Where were the Republicans and the Tea party when Bush and Reagan were ballooning the deficit? Recall Clinton, as bad as he was with NAFTA, at least left a budget surplus in which the Republican Bush ruined with his tax cuts for the Rich and the Iraq war.

posted on Feb, 24 2011 @ 06:53 PM
Uh... no.
I lay blame of ALL of this at The feet of the socialist/communist/environmentalist "one worlders" who need this crap to advance what they see as "progress."

edit on 24-2-2011 by 46ACE because: (no reason given)

edit on 24-2-2011 by 46ACE because: (no reason given)

posted on Feb, 24 2011 @ 06:56 PM
Yeah - Obama was doing a stand up job before the tea partiers came along to ruin it, right?

Both parties are failing this country miserably - have been and will be for a long time to come unless we change it

Besides, don't you remember? "For the REPUBLIC, for which it stands"

This country isn't a "democracy".. was never meant to be

It was supposed to be a Republic

A Constitutional Republic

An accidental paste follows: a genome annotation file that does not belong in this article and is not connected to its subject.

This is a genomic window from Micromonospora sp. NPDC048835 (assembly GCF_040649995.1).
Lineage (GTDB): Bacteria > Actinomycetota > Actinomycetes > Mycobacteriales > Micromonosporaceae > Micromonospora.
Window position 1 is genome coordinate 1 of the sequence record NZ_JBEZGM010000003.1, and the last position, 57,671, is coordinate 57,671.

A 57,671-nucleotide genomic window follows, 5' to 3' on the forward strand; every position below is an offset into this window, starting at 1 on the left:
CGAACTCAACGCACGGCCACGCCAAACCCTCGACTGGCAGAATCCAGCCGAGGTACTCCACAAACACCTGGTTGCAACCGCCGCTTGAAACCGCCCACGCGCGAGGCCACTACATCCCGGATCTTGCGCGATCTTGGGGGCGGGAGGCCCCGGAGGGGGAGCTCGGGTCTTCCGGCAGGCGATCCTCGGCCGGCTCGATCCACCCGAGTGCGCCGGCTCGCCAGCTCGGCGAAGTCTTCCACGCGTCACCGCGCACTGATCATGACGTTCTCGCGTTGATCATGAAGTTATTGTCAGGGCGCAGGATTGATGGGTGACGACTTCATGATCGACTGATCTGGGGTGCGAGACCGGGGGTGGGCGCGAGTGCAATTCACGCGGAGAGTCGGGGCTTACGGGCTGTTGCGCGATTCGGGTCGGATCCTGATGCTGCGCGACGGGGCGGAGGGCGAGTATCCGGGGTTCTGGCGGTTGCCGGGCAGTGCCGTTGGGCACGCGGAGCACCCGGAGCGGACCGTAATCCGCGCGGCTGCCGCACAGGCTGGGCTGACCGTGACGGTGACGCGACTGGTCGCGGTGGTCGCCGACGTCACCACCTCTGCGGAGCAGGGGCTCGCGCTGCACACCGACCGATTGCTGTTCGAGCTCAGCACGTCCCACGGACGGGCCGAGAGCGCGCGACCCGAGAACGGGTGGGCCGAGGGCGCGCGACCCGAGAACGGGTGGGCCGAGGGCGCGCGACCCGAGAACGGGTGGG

posted on Feb, 24 2011 @ 06:59 PM
Ron Paul is a Republican?

Could this be the start to get peoples voting focus away from the best possible candidate in 2012?

posted on Feb, 24 2011 @ 07:06 PM
Anyone who believes only one side or the other is to blame is completely delusional and naive. If you think the Republicans are pure evil hell bent on destroying this country and the other side is fighting for the average worker to obtain the American dream where butterflies and rainbows compliment warm summer days and everything is're ignorant. I wonder how much life experience the OP has???? Sounds like hes/shes lived in a liberal commune his/her whole life.